The Girl with the Dragon Tattoo (Millennium: Del 1: Män Som Hatar Kvinnor)

| Sunday, April 10, 2011
Greek Poster
Norwegian Poster
Swedish Poster
2009R146 minutes
Michael Nyqvist, Noomi Rapace, Sven-Bertil Taube, Peter Haber, Lena Endre, Peter Andersson, Marika Lagercrantz, Ingvar Hirdwall, Björn Granath, Ewa Fröling
Niels Arden Oplev
Foreign, Foreign Thrillers, Scandinavia
This movie is:
Violent, Mind-bending, Suspenseful, Scary

Journalist Mikael Blomkvist (Michael Nyqvist) and rebellious computer hacker Lisbeth Salander (Noomi Rapace) team up to investigate the unsolved disappearance of wealthy Henrik Vanger's (Sven-Bertil Taube) teen niece (Ewa Fröling), only to uncover dark secrets about Vanger's powerful family. Niels Arden Oplev directs this Swedish thriller based on the first novel from Stieg Larsson's best-selling trilogy.

Lisbeth Salander uses her mind more than you.
Superb. A bit long, but worth the effort (Men Who Hate Women is the correct translation of the title). A Swedish tabloid journalist accuses a fellow countryman, a wealthy Swedish industrialist, of arms dealing. The journalist is charged with defamation, and is found guilty. Before serving his sentence, he is hired by the patriarch of the Vanger Concern (a rich and powerful Swedish family) to find his nieces murderer. She was apparently murdered (and her body never found) 40 years earlier. Every year, tho, on the patriarchs birthday, he receives a gift of pressed flowers in a picture frame - the same gift that his niece had always made for him. The patriarch believes the gifts to come from her murderer - and he wants that person discovered. But the evidence points to it having been a family member. Teaming up with a teen-age bi-sexual computer hacker ward of the state, the journalist finds himself getting deeper and deeper into this 40-year old mystery.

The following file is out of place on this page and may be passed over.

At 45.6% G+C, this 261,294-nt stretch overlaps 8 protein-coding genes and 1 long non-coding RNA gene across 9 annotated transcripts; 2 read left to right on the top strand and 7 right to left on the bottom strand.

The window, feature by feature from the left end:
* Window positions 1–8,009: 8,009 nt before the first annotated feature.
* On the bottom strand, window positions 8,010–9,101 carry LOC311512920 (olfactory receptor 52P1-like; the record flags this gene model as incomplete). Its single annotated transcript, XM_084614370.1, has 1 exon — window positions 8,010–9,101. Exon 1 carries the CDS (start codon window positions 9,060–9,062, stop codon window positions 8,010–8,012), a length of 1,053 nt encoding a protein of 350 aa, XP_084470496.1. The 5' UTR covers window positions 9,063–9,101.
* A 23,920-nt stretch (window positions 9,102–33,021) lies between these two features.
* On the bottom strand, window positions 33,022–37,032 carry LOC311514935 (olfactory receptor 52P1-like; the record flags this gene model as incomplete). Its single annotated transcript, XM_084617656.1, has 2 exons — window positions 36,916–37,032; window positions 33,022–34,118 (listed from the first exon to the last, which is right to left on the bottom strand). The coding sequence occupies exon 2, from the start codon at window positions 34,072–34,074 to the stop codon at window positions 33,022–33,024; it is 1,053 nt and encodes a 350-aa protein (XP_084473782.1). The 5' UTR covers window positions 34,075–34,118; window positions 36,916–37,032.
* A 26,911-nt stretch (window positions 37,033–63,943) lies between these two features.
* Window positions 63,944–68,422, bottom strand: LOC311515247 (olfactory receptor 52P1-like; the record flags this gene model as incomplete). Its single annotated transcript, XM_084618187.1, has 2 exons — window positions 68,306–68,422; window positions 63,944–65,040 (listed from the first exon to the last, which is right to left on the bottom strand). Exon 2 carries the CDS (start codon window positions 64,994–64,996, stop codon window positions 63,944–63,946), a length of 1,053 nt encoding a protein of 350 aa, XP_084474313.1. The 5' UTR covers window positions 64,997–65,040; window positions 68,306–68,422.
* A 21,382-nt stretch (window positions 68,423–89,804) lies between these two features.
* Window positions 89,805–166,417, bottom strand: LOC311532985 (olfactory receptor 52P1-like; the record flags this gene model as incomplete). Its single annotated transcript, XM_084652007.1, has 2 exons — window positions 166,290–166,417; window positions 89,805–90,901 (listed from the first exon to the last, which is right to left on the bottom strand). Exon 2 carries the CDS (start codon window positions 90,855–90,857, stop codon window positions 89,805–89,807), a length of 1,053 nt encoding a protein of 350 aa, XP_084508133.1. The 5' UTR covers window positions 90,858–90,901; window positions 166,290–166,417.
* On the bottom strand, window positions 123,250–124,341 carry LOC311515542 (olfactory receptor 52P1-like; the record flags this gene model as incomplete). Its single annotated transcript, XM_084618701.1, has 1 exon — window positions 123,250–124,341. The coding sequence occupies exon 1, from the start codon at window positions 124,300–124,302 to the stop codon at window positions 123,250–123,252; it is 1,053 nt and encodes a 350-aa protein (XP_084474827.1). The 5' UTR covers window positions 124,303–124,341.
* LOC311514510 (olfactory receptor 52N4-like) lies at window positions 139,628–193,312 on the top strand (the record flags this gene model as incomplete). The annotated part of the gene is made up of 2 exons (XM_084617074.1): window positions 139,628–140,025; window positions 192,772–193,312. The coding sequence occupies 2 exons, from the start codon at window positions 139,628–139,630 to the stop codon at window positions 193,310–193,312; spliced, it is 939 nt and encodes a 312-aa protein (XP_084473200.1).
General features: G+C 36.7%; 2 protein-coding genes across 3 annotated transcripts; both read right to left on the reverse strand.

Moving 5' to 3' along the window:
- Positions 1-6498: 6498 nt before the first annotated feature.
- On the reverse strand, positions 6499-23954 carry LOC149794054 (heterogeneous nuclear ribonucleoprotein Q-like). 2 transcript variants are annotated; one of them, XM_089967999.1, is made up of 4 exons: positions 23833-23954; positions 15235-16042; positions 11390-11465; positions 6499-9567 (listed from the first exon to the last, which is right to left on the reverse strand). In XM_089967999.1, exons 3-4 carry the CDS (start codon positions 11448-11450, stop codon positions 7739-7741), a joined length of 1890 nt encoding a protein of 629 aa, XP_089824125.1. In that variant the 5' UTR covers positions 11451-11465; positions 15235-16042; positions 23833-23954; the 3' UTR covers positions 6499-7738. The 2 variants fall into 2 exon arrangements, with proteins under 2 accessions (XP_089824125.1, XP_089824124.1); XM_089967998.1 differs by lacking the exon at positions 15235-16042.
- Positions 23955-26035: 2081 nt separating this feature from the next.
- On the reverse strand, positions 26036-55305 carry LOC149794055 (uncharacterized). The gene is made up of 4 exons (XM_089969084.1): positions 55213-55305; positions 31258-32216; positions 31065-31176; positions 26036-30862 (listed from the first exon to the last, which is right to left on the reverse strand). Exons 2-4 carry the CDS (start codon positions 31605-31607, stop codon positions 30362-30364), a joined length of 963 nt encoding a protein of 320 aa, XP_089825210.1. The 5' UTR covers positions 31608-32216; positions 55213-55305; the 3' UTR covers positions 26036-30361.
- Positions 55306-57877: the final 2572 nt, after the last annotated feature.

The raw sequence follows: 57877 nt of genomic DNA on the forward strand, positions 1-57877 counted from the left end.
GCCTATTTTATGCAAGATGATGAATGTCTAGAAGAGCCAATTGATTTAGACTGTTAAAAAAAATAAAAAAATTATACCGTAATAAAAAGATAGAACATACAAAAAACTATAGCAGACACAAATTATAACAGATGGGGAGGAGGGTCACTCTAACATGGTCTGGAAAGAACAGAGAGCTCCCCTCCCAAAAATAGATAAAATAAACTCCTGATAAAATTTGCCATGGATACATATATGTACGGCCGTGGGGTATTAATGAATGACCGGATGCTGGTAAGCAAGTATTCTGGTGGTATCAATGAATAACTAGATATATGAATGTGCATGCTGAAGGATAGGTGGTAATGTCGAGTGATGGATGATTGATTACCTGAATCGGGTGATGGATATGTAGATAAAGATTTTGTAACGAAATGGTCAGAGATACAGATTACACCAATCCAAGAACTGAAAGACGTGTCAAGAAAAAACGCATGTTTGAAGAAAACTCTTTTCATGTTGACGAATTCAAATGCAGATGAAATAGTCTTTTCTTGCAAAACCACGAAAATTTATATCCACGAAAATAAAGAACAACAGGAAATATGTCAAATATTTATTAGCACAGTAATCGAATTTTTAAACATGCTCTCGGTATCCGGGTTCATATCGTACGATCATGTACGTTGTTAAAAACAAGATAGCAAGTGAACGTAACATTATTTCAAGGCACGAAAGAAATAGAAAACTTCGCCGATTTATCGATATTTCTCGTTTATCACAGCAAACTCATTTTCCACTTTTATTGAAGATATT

One of the best literary adaptations ever
Great cinematography

I'm an avid fan of the books and very often I'm left disappointed by literary adaptations. This, however, is an extraordinary adaptation. The book may seem to be easy to adapt since it's generally a murder mystery, but the book is so much more than that. I didn't expect the film to really delve into the purpose behind the book (i.e. violence against women), but these themes are prevalent throughout the film. The directing is effective, the score is chilling and fitting, the acting is top notch with great casting (especially Rapace). There's a reason why the trilogy has sold 30+ million copies, why the movie has broken records across Europe, why the film did so well in the US in limited release, why literary critics consider the book one of the best in modern times, and why film critics who have read the book think this is an excellent adaptation---because it's all true.


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